RegEx guide for Google Analytics 4, Google Tag Manager, Search Console, Looker Studio

Regular Expressions (RegEx) may seem complicated  at first, but once you get to know them, you will manage Google Analytics, Search Console, Google Tag Manager and Looker Studio like never before.


Part 1. RegEx basics

Regular Expression (RegEx) is a string describing a specific text pattern. So instead of having multiple “contains” conditions, you can match different data with just one Regular Expression. Think of it as a shape fitting game for kids – you have to define the hole so only the desired shape could fit.

RegEx for kids
RegEx is all about defining a pattern only selected items could fit


To build a pattern you need to learn the RegEx characters. Here are the characters most frequently used in Google Analytics and Google Tag Manager (GTM).

|ora|b – matches a or b
.any single charactera.c – matches abc, acc, adc, …
?zero or one previous charactergoo?gle – matches gogle and google, but not gooogle
*zero or more previous charactersgoo*gle – matches gogle, google, gooogle
+one or more previous charactersgoo+gle – matches google, gooogle, but not gogle
^start of the string^apple – matches apple juice, but not pineapple
$end of the stingapple$ – matches pineapple, but not apple juice
[]list of items to match to[a-z] – matches any lowercase letter from a to z
b2[cb] – matches b2c, b2b
()group elementsJan(uary)? – matches Jan, January
January?  – matches Januar, January
{}define character count {x}, {x,y}[0-9]{2} – matches any two number string  from 01 to 99
[0-9]{1,3} – matches any number string from 1-999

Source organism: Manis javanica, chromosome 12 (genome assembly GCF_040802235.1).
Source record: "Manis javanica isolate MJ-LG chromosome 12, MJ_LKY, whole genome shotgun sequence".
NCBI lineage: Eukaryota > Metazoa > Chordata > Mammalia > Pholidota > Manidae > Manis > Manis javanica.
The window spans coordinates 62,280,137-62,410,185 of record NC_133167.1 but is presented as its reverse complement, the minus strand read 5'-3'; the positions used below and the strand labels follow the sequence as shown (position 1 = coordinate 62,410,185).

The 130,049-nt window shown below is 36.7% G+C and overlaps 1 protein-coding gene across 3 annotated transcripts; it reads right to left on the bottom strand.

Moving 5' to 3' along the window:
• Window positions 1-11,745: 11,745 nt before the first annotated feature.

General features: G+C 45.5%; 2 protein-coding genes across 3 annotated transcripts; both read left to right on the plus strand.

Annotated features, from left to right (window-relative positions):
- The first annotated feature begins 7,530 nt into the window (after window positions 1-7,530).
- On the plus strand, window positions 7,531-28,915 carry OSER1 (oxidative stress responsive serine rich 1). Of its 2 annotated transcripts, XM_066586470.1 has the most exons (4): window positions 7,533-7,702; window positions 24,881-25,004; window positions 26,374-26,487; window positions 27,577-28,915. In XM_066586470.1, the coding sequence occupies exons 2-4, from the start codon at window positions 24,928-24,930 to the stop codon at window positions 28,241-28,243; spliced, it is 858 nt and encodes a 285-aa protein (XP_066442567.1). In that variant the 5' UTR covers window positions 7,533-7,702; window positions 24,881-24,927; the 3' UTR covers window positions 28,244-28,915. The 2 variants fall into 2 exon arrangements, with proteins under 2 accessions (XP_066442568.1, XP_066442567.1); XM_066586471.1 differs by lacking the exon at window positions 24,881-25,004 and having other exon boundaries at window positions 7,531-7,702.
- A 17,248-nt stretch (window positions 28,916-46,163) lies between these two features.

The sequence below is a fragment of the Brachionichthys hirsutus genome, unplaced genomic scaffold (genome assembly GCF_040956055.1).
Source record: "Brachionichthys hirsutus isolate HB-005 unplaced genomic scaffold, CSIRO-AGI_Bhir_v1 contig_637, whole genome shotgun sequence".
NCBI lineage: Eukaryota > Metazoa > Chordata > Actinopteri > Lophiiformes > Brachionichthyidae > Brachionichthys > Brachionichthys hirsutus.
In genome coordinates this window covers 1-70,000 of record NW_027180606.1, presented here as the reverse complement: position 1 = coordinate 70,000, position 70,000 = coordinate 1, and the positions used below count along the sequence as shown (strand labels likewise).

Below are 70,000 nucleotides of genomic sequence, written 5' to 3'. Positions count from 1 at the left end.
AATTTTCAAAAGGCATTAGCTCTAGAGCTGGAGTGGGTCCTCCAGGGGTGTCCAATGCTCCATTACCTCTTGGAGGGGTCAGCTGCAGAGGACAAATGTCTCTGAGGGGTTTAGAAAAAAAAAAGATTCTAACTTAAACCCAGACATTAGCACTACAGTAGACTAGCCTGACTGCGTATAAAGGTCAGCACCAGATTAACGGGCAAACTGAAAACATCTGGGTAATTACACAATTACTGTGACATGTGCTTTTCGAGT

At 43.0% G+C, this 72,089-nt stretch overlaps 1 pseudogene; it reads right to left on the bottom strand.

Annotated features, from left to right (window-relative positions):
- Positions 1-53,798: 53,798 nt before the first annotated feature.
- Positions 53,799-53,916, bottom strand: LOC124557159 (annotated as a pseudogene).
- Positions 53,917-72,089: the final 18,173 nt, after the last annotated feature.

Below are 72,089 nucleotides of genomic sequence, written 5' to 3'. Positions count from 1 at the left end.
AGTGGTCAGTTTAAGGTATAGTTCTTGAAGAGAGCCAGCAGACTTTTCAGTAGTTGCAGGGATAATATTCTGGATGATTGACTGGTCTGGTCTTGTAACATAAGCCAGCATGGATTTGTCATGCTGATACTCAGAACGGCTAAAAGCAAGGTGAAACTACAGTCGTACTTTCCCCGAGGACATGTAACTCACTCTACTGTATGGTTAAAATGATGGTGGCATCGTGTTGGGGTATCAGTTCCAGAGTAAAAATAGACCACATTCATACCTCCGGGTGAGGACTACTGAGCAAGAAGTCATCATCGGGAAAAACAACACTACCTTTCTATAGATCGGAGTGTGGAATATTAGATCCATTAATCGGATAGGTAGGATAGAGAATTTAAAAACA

\treat RegEx characters like normal characters\? – matches a question mark, not zero or one character

How to know you made the RegEx right?

  1. Test. Apply filters and see if they work as expected.
  2. Use RegEx debuggers – tools that allow you to enter your pattern and test different self-created strings to see if there is a match or not. If you google them, there will be a dozen different tools. One of my favorite is as they have a pretty cool pattern visualization.

Part 2. RegEx in Google Analytics 4

Main difference between between Universal Analytics (those who remember)  and Google Analytics 4

Universal Analytics regular expressions had partial pattern match by default, while in Google Analytics 4 pattern has to match fully.

So using matches regex filter for source / medium dimension with google value, will match only data exactly matching google. To filter all the entries that contain google, you would need to use the regular expression .*google.* 

Where can you use RegEx matching in GA4? 

Regular expressions can be used in:

  • Exploration custom report data filters